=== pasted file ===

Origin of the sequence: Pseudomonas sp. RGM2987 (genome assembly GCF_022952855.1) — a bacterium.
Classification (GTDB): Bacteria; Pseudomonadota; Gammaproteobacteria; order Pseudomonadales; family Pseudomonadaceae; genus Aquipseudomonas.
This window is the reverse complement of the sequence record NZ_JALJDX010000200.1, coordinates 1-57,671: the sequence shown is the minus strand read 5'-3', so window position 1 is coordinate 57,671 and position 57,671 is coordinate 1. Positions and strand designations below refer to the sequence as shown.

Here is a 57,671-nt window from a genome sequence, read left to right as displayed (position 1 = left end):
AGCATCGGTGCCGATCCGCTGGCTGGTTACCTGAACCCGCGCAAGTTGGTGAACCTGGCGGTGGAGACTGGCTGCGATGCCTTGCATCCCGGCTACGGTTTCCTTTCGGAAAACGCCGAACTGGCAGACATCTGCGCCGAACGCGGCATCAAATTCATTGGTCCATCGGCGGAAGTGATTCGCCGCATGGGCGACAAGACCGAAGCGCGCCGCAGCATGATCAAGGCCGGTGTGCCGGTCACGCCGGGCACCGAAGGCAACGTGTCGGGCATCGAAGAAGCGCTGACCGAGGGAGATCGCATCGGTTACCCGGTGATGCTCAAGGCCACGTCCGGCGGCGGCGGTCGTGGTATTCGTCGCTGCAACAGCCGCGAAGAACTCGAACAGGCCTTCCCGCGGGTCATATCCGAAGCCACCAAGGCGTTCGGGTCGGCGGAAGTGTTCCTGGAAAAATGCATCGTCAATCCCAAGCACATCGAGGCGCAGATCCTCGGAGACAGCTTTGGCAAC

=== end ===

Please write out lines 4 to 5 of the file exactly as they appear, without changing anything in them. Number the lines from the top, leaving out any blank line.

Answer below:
Here is a 57,671-nt window from a genome sequence, read left to right as displayed (position 1 = left end):
AGCATCGGTGCCGATCCGCTGGCTGGTTACCTGAACCCGCGCAAGTTGGTGAACCTGGCGGTGGAGACTGGCTGCGATGCCTTGCATCCCGGCTACGGTTTCCTTTCGGAAAACGCCGAACTGGCAGACATCTGCGCCGAACGCGGCATCAAATTCATTGGTCCATCGGCGGAAGTGATTCGCCGCATGGGCGACAAGACCGAAGCGCGCCGCAGCATGATCAAGGCCGGTGTGCCGGTCACGCCGGGCACCGAAGGCAACGTGTCGGGCATCGAAGAAGCGCTGACCGAGGGAGATCGCATCGGTTACCCGGTGATGCTCAAGGCCACGTCCGGCGGCGGCGGTCGTGGTATTCGTCGCTGCAACAGCCGCGAAGAACTCGAACAGGCCTTCCCGCGGGTCATATCCGAAGCCACCAAGGCGTTCGGGTCGGCGGAAGTGTTCCTGGAAAAATGCATCGTCAATCCCAAGCACATCGAGGCGCAGATCCTCGGAGACAGCTTTGGCAAC